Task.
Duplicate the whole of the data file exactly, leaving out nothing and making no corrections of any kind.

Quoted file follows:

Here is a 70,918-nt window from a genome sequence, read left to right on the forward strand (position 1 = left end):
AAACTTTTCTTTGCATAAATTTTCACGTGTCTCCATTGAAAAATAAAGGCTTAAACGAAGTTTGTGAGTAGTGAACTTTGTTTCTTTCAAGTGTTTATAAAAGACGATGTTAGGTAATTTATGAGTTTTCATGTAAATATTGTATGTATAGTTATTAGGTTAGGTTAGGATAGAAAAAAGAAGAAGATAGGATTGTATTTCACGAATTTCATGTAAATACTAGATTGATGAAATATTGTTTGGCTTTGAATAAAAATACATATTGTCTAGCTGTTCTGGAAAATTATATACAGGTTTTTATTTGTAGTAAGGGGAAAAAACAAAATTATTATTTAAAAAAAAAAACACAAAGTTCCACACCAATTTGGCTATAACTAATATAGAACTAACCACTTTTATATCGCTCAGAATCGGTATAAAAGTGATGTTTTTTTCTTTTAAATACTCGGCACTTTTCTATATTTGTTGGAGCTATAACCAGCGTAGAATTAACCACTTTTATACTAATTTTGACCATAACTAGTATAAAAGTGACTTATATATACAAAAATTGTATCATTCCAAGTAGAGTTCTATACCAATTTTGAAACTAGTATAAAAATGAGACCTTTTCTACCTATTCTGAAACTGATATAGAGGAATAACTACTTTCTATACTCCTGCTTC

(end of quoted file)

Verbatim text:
Here is a 70,918-nt window from a genome sequence, read left to right on the forward strand (position 1 = left end):
AAACTTTTCTTTGCATAAATTTTCACGTGTCTCCATTGAAAAATAAAGGCTTAAACGAAGTTTGTGAGTAGTGAACTTTGTTTCTTTCAAGTGTTTATAAAAGACGATGTTAGGTAATTTATGAGTTTTCATGTAAATATTGTATGTATAGTTATTAGGTTAGGTTAGGATAGAAAAAAGAAGAAGATAGGATTGTATTTCACGAATTTCATGTAAATACTAGATTGATGAAATATTGTTTGGCTTTGAATAAAAATACATATTGTCTAGCTGTTCTGGAAAATTATATACAGGTTTTTATTTGTAGTAAGGGGAAAAAACAAAATTATTATTTAAAAAAAAAAACACAAAGTTCCACACCAATTTGGCTATAACTAATATAGAACTAACCACTTTTATATCGCTCAGAATCGGTATAAAAGTGATGTTTTTTTCTTTTAAATACTCGGCACTTTTCTATATTTGTTGGAGCTATAACCAGCGTAGAATTAACCACTTTTATACTAATTTTGACCATAACTAGTATAAAAGTGACTTATATATACAAAAATTGTATCATTCCAAGTAGAGTTCTATACCAATTTTGAAACTAGTATAAAAATGAGACCTTTTCTACCTATTCTGAAACTGATATAGAGGAATAACTACTTTCTATACTCCTGCTTC